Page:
The great thing after all is to live, not to pour out your life in the service of a myth: and we turn the best things into myths. If you can get free from the domination of causes and just serve Christ’s truth, you will be able to do more and will be less crushed by the inevitable disappointments. Because I see nothing whatever in sight but much disappointment, frustration and confusion.
The real hope, then, is not in something we think we can do but in God who is making something good out of it in some way we cannot see. If we can do God’s will, we will be helping in this process. But we will not necessarily know all about it before hand”.
Enough of this…it is at least a gesture…I will keep you in my prayers.

All the best, in Christ,

Tom

Friday, September 30, 2016

Lina Thompson



Lina Thompson is a pastor in a Presbyterian church in the Northwest.  She spoke at the CCDA conference in LA last month.  Her message was so amazing, yet difficult to capture in a summary.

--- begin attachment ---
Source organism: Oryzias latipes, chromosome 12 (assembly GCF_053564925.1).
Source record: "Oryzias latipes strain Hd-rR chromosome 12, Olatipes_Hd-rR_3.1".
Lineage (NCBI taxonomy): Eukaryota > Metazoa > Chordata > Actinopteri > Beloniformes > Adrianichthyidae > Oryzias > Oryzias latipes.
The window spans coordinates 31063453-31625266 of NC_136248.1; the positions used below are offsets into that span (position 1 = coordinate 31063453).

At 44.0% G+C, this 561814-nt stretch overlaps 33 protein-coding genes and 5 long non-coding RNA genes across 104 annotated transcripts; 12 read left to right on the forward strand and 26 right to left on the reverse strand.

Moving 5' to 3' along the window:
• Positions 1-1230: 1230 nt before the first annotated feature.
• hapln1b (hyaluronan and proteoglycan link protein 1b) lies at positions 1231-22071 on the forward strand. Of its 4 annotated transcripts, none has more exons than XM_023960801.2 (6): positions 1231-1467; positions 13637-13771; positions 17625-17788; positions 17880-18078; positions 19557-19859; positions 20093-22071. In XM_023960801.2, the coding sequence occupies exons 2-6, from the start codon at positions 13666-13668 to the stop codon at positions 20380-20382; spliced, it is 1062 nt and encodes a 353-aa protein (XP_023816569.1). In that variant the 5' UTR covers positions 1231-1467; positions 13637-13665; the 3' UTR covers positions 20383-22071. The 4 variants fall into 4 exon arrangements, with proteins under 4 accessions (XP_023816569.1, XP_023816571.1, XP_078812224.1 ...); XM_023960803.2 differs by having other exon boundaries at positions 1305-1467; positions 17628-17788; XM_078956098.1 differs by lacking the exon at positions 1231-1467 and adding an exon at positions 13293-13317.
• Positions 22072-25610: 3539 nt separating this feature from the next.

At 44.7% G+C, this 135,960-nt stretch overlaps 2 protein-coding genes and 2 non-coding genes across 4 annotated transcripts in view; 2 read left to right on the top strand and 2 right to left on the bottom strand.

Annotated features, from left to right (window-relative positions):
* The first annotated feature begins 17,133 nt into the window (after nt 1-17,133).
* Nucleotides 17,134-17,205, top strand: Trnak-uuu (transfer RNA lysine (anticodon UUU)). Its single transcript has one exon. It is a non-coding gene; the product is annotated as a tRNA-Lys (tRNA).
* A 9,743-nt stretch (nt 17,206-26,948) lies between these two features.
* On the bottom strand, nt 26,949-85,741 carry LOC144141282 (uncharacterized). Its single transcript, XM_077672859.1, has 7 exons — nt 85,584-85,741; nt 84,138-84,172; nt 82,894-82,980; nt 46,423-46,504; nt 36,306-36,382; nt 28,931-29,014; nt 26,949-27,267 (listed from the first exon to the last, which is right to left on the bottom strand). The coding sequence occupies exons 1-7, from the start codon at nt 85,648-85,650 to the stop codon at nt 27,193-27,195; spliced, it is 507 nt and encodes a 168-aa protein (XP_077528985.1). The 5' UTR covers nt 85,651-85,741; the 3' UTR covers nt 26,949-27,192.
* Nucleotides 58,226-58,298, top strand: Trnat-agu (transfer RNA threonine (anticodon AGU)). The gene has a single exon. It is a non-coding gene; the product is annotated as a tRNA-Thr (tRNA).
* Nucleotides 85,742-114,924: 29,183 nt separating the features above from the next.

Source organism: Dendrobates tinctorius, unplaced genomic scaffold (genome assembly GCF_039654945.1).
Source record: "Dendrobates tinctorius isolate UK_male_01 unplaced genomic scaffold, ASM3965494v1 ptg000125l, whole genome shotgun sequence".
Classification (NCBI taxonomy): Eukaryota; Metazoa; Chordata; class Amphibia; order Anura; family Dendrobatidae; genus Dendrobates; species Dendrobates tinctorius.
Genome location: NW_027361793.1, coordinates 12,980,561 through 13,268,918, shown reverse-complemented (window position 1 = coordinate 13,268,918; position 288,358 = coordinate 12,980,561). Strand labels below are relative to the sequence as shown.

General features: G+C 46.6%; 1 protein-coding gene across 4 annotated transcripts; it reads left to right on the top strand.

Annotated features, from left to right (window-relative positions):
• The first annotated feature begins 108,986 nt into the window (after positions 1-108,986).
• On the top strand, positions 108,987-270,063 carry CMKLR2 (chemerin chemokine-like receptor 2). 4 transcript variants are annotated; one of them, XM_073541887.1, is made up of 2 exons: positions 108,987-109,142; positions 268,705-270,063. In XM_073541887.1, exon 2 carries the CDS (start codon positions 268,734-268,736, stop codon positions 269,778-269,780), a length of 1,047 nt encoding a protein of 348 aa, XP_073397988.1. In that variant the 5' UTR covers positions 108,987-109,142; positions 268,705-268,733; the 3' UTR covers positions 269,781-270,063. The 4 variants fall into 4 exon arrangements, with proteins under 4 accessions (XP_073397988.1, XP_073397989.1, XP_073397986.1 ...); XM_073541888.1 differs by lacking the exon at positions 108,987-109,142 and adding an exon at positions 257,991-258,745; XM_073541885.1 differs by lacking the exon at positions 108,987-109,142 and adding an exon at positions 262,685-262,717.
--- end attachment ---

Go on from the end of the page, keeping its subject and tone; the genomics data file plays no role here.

Thompson, like Daniel Hill, spoke about how we see. How do we see Jesus?  How do we view following Jesus?  We will always disciple from a vision.  What vision do you have?

So often, Christians tend to operate from a vision of power and a big win.  But when Christ said, "follow me, " he was heading to suffering, pain, to the cross.

What is the vision of Jesus you are painting to people?  Is it compelling?  Is it a vision people want to give their lives to?

Thompson also had a few other sticky points...

*"We can have the right answer but the wrong practice."

*"Grace is like water.  It flows downhill and pools in the lowest places."